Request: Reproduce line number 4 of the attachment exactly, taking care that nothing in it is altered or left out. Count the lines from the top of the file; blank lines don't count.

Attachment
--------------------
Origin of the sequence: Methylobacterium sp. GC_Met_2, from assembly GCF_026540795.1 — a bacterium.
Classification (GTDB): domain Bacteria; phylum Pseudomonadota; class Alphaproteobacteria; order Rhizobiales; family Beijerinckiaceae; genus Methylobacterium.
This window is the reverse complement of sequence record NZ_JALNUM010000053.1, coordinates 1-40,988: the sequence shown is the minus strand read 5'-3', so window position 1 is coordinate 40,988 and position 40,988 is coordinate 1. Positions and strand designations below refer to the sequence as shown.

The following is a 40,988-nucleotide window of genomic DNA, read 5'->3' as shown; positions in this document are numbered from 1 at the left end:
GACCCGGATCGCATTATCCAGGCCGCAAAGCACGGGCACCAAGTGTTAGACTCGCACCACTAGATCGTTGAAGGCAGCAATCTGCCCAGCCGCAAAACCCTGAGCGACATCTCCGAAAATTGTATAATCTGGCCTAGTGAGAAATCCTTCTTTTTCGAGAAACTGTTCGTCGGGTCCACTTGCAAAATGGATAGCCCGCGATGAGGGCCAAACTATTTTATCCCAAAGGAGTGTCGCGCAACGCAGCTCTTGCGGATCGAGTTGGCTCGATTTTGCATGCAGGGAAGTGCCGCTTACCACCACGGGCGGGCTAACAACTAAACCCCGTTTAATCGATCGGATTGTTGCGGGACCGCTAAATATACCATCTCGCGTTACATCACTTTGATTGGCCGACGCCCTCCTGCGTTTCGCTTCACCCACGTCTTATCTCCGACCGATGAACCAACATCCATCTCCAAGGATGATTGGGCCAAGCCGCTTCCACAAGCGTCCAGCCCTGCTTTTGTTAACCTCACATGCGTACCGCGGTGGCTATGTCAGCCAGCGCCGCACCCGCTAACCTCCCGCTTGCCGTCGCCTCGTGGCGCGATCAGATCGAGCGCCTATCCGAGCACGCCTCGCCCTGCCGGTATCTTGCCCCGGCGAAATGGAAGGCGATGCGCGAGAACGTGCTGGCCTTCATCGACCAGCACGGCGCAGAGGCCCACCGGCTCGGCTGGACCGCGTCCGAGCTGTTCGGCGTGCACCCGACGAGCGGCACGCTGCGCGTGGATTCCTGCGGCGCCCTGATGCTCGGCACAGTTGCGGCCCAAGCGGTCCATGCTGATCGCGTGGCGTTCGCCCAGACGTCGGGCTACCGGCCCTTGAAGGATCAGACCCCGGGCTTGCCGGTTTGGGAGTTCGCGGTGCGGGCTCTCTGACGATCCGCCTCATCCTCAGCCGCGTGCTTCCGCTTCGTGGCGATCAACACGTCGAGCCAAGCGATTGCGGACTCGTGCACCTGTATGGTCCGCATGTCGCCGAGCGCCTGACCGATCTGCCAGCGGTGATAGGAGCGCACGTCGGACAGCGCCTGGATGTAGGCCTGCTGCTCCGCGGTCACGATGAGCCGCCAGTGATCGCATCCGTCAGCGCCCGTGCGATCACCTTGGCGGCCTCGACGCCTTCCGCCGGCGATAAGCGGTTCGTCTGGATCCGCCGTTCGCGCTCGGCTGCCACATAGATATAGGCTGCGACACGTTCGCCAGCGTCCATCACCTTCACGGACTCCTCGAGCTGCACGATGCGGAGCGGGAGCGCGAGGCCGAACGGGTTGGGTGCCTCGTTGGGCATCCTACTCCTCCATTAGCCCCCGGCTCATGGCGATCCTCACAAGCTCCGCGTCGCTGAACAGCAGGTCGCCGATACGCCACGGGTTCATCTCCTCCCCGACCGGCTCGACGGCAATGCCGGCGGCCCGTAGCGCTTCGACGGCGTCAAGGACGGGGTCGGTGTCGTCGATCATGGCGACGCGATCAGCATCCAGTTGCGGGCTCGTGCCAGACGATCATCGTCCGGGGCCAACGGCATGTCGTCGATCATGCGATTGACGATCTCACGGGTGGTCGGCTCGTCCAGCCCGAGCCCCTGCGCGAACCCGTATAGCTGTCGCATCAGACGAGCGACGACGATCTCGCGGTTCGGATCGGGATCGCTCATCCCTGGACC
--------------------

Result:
The following is a 40,988-nucleotide window of genomic DNA, read 5'->3' as shown; positions in this document are numbered from 1 at the left end: